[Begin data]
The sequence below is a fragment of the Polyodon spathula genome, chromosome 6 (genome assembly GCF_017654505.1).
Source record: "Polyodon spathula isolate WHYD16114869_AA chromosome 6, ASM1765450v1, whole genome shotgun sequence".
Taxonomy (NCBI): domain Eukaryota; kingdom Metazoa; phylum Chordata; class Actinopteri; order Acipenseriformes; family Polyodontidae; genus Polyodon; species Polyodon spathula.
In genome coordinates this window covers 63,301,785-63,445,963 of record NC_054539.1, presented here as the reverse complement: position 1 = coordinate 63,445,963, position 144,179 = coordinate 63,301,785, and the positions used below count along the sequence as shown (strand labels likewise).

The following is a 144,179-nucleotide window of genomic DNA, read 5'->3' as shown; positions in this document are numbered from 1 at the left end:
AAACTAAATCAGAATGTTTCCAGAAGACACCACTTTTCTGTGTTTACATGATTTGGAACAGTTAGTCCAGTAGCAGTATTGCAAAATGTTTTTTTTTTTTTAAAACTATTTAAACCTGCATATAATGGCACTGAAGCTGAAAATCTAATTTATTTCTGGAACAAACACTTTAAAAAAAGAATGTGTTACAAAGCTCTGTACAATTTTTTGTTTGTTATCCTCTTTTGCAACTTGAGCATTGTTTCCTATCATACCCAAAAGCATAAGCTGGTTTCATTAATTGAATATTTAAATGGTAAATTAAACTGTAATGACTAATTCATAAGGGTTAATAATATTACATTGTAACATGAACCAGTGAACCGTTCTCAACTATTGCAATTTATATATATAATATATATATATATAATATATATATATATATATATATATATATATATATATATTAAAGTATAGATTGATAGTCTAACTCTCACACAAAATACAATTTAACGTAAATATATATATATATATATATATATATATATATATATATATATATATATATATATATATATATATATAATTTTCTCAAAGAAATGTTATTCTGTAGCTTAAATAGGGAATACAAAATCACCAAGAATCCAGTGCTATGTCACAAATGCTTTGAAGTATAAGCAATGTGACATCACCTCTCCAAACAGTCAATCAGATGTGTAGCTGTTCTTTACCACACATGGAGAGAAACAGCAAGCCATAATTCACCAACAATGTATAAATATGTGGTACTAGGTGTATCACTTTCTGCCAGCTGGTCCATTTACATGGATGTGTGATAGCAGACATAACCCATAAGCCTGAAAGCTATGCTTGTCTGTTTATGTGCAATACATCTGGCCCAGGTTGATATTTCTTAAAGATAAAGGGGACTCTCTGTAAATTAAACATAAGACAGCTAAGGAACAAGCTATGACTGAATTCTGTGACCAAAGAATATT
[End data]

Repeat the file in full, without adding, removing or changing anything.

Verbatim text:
The sequence below is a fragment of the Polyodon spathula genome, chromosome 6 (genome assembly GCF_017654505.1).
Source record: "Polyodon spathula isolate WHYD16114869_AA chromosome 6, ASM1765450v1, whole genome shotgun sequence".
Taxonomy (NCBI): domain Eukaryota; kingdom Metazoa; phylum Chordata; class Actinopteri; order Acipenseriformes; family Polyodontidae; genus Polyodon; species Polyodon spathula.
In genome coordinates this window covers 63,301,785-63,445,963 of record NC_054539.1, presented here as the reverse complement: position 1 = coordinate 63,445,963, position 144,179 = coordinate 63,301,785, and the positions used below count along the sequence as shown (strand labels likewise).

The following is a 144,179-nucleotide window of genomic DNA, read 5'->3' as shown; positions in this document are numbered from 1 at the left end:
AAACTAAATCAGAATGTTTCCAGAAGACACCACTTTTCTGTGTTTACATGATTTGGAACAGTTAGTCCAGTAGCAGTATTGCAAAATGTTTTTTTTTTTTTAAAACTATTTAAACCTGCATATAATGGCACTGAAGCTGAAAATCTAATTTATTTCTGGAACAAACACTTTAAAAAAAGAATGTGTTACAAAGCTCTGTACAATTTTTTGTTTGTTATCCTCTTTTGCAACTTGAGCATTGTTTCCTATCATACCCAAAAGCATAAGCTGGTTTCATTAATTGAATATTTAAATGGTAAATTAAACTGTAATGACTAATTCATAAGGGTTAATAATATTACATTGTAACATGAACCAGTGAACCGTTCTCAACTATTGCAATTTATATATATAATATATATATATATAATATATATATATATATATATATATATATATATATATATTAAAGTATAGATTGATAGTCTAACTCTCACACAAAATACAATTTAACGTAAATATATATATATATATATATATATATATATATATATATATATATATATATATATATATATATATATAATTTTCTCAAAGAAATGTTATTCTGTAGCTTAAATAGGGAATACAAAATCACCAAGAATCCAGTGCTATGTCACAAATGCTTTGAAGTATAAGCAATGTGACATCACCTCTCCAAACAGTCAATCAGATGTGTAGCTGTTCTTTACCACACATGGAGAGAAACAGCAAGCCATAATTCACCAACAATGTATAAATATGTGGTACTAGGTGTATCACTTTCTGCCAGCTGGTCCATTTACATGGATGTGTGATAGCAGACATAACCCATAAGCCTGAAAGCTATGCTTGTCTGTTTATGTGCAATACATCTGGCCCAGGTTGATATTTCTTAAAGATAAAGGGGACTCTCTGTAAATTAAACATAAGACAGCTAAGGAACAAGCTATGACTGAATTCTGTGACCAAAGAATATT